Long lasting, heat tolerant, dark green with reddish tints. The heads are rosette shaped with thick leaves. Introduced in 1963 and an "All-American Selection®" winner the same year.
Medium-sized heads stay firm and solid even in hot weather. Can be sown in most locations from about March through August for a nearly "year-round" harvest periods. It does well in both hot and cooler locations.
The vines are vigorous, mildew resistant, and do well in drought or high rainfall. Fruit have a firm rind with light ribs and thick, orange flesh, averaging four or five pounds. Released in 1954.
The plants grow up to two feet in height and produce medium-sized, long ruffled leaves. It is regarded as one of the tastiest varieties of mustard greens.
An "All-America Selection®" winner in 1939. Plants are 3 to 5 feet with deep-green, straight, spineless, ribbed, 6 to 9 inch pods.
'Heshiko', also known as 'He Shi Ko', it is a non-bulbing, Japanese bunching onion popular in Asian cuisine. Its stalks are tender, reach twelve to fourteen inches tall, are flavorful, mild, not overly pungent, and a good variety for both home and market gardeners.
Plants have deeply cut, dark green leaves with a rich, strong flavor; generally stronger in flavor than the curled types. Excellent for flavoring. Parsley has been cultivated for centuries and is used as a garnish, palate cleanser, flavoring in soups, salads, as a seasoning in other recipes, and medicinally.
Young pods are tasty and tender but develop strings at maturity. Vines can reach 6 feet and need trellised. Freezes well but will not stand up to canning temperatures. Released and an " All-American Selection®" winner in 1979.
The plants are upright, strong, and produce 4 or 5 fruit that are mostly four-lobed, blocky, and 4 by 4½ inches with thick flesh that is mild and sweet. The skin is a bright gold, changing to orange-red when mature.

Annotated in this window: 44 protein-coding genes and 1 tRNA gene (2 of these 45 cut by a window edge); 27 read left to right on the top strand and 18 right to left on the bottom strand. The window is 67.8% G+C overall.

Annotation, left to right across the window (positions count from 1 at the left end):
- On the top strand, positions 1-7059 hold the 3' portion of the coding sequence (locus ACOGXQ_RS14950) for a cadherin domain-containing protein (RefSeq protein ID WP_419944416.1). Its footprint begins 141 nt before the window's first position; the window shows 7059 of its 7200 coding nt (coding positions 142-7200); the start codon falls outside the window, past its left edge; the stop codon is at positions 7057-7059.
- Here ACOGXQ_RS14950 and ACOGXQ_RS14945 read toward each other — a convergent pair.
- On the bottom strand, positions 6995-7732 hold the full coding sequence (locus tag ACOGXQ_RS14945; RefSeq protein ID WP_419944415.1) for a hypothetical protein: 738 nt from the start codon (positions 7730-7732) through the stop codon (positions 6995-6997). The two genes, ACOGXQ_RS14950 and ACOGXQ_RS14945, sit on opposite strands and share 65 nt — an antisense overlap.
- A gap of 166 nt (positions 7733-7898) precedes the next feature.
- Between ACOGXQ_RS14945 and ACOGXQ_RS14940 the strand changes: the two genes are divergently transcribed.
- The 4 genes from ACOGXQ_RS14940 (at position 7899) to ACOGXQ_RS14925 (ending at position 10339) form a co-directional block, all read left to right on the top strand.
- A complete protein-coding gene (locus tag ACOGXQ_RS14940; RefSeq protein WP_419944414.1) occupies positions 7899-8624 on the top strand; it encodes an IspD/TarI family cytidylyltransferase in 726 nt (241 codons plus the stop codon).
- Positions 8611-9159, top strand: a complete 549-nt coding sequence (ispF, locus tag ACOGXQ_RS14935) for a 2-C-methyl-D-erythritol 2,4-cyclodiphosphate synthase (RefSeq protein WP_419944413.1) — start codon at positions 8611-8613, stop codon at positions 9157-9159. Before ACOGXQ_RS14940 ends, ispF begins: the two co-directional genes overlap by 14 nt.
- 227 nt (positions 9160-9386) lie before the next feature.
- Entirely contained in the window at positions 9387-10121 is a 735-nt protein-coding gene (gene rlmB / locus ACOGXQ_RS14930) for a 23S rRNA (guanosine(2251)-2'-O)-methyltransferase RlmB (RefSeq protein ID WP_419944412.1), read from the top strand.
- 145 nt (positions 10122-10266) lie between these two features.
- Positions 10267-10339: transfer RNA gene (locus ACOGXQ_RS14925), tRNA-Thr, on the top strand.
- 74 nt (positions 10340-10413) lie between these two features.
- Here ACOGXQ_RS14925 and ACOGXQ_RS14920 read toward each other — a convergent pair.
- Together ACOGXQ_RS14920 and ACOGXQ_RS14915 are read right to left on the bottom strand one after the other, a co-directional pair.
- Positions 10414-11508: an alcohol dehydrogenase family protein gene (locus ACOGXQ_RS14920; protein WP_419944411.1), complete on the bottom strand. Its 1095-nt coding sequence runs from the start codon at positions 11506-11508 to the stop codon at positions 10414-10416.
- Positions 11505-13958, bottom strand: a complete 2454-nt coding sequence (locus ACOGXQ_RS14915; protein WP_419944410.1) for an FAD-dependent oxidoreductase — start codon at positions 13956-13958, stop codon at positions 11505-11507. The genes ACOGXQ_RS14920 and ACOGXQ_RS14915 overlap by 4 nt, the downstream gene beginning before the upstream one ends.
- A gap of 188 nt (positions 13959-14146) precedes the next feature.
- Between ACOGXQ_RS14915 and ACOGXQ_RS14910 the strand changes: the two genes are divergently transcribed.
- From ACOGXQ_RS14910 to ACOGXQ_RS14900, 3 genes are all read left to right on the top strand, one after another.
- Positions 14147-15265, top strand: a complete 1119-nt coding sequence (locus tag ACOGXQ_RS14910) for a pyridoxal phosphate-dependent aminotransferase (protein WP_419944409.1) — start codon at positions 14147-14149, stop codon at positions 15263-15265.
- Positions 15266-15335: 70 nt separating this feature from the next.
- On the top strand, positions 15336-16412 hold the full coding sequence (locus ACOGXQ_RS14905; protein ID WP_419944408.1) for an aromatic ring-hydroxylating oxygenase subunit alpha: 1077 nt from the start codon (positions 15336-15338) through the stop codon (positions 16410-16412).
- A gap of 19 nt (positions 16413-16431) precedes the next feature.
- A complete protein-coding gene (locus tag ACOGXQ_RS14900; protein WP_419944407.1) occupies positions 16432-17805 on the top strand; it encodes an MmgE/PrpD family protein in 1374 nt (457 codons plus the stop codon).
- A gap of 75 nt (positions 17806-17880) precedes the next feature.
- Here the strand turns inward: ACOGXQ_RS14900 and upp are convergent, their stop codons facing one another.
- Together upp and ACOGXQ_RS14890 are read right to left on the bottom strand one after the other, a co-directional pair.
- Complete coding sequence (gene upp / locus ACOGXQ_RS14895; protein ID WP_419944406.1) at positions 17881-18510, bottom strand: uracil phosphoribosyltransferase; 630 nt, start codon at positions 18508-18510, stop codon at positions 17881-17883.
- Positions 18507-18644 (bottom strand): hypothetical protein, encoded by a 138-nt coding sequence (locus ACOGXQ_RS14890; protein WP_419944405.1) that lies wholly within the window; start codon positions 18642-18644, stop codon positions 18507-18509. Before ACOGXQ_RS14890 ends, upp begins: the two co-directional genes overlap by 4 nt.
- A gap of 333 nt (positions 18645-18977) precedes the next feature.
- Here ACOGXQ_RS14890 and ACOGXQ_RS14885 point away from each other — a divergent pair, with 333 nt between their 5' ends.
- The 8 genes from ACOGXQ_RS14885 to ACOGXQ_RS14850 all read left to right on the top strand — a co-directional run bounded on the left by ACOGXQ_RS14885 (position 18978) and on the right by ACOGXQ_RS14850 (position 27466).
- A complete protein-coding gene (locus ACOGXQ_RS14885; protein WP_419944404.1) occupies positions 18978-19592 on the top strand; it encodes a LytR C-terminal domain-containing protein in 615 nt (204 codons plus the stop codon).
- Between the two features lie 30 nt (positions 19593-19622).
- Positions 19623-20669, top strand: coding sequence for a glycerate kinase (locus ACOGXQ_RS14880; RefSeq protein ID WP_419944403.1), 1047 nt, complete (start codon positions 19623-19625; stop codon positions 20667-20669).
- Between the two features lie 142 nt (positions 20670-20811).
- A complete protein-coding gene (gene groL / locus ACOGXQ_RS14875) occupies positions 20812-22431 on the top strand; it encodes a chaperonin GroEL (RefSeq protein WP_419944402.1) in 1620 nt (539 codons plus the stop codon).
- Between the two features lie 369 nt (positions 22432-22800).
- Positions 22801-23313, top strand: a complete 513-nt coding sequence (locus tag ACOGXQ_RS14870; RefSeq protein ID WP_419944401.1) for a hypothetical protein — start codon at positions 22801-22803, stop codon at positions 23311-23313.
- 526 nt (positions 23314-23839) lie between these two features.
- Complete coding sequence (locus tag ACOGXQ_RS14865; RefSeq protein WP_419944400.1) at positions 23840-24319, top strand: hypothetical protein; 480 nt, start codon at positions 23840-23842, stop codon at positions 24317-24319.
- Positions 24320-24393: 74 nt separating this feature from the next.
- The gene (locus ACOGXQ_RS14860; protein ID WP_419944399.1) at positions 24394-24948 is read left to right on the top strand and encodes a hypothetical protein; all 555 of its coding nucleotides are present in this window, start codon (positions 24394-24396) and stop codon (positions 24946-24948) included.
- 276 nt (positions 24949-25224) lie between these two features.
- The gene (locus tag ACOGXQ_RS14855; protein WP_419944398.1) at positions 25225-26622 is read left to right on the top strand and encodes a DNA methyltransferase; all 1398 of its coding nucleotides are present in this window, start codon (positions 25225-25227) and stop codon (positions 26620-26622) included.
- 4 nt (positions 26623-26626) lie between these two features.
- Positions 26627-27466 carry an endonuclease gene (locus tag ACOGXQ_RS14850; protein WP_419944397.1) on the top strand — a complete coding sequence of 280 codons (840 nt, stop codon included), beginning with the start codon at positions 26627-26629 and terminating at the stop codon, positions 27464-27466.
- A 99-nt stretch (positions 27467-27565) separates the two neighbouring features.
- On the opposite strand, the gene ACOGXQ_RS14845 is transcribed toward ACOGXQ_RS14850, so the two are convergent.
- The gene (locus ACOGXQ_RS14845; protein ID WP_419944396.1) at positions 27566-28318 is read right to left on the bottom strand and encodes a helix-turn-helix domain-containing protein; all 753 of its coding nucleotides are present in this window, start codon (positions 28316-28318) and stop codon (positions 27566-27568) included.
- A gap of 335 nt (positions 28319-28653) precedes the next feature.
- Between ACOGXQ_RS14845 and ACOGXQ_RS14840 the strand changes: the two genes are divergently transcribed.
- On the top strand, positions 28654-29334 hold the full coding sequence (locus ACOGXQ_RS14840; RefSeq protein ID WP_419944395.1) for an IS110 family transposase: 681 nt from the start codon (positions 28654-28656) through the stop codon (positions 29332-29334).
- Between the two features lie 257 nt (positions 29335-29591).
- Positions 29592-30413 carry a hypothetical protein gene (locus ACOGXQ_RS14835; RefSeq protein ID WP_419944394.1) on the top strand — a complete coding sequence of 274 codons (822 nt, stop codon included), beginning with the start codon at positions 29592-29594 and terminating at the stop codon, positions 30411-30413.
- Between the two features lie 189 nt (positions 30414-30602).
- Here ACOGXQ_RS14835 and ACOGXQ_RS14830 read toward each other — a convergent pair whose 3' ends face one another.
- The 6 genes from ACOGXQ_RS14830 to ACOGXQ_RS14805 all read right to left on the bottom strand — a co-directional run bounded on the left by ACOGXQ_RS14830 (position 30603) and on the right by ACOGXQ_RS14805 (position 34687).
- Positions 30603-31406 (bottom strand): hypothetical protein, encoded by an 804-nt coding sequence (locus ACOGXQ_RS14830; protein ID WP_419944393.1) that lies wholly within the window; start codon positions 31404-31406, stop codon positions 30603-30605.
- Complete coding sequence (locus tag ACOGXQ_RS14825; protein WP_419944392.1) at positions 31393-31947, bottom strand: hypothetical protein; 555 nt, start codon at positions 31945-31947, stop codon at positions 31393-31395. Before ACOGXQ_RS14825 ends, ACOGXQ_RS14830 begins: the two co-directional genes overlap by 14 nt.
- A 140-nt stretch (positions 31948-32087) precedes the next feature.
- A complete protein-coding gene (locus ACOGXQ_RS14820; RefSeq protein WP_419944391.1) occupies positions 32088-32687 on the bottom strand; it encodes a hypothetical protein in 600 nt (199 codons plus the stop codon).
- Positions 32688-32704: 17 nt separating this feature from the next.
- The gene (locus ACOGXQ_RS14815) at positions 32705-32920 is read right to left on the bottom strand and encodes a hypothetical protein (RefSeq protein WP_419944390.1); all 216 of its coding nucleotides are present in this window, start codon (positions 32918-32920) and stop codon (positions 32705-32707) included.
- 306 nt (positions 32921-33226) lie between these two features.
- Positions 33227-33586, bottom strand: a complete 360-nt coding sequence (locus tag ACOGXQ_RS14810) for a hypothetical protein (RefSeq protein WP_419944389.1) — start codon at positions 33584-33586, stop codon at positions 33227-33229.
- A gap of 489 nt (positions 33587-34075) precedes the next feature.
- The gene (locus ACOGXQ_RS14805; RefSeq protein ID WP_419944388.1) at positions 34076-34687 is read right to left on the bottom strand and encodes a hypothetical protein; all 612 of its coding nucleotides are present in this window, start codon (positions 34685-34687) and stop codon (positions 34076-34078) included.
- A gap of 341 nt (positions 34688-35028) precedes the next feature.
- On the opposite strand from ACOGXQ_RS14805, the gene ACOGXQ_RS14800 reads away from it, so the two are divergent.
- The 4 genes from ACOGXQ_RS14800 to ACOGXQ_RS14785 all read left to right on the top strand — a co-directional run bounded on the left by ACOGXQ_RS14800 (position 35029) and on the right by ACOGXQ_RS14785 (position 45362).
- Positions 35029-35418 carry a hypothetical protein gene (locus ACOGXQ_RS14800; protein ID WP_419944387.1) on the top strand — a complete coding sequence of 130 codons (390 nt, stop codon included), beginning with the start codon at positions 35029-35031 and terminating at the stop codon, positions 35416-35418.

The fruit are dark green, tapered, three inches by one inch, turning red when mature. Good for pickling or used fresh in salsas. They have thick walls so do not dry well. They can range from 2,500 to 10,000 Scoville units in heat.
The roots are large with white skin and tender, sweet, bright-red interiors.
This old mid-Atlantic heirloom cream pea matures early and produces over a long period of time. It is a great choice for home gardening and for fresh eating. The plants are large and bushy with some runners. The peas are small, creamy white in color, and excellent tasting.
Leaves are dark green and crumpled. Stands well in hot weather. Named after their farm in Bristol, PA, D. Landreth & Co. released ‘Bloomsdale’ in the 19th century. 'Long Standing Bloomsdale' was developed and introduced in 1925 by Zwaan and Van der Molen, Voorburg, Netherlands.
Planting Instructions: Sunflowers are very easy to grow and because of their size, quite spectacular for a child’s garden. Sow directly outdoors, ¾ inches deep. Thin the plants at first to 8 inches and then to two feet to avoid crowding. (We have had good luck transplanting) Water regularly and weed between the plants to eliminate competition. Harvest the seeds by cutting the flowering heads when the backs have turned yellow. Complete the drying by hanging them upside down in a warm, dry place. Scan the QR code below for more information.
80 days, indeterminate — Sow seeds indoors, using sterile seed starting mix, 6 to 8 weeks prior to your last expected frost date. Plant seeds ¼ inch deep, water lightly and until they emerge, which can take 14 to 21 days, and do not allow the soil to dry out.
80 days, indeterminate — Reportedly grown by the Cherokee Indians. Large fruit (up to a pound), dark pink with darker shoulders. Excellent flavor and a slight sweet aftertaste.
Round roots that are bright purple on the upper part and white below. The globes grow four to five inches in diameter but are best when harvested a little smaller.
The fruit are nearly round, fifteen or more inches in diameter and can reach sixty pounds. The skin is smooth, thick and tough and a dark green color. The flesh is bright red, firm and sweet.
Explore our vegetable collections:
[ Artichokes | Asparagus | Beans | Beets | Broccoli | Sorghums | Brussels Sprouts | Cabbage | Cantaloupe | Carrots | Cauliflower | Celery | Collard Greens | Corn | Cucumber | Eggplant | Endives | Gourds | Kale | Kohlrabi | Leeks | Lettuce | Mesclun Mix | Mustard Greens | Okra | Onions | Parsley | Edible Pod Peas | Garden Peas | South Peas | Hot Peppers | Mild Peppers | Pumpkins | Radishes | Rapini | Rhubarb | Salad Greens | Salsify | Summer Squash | Winter Squash | Swiss Chard | Tomatillo | Tomatoes | Dwarf Tomato Project | Turnips | Watermelons ]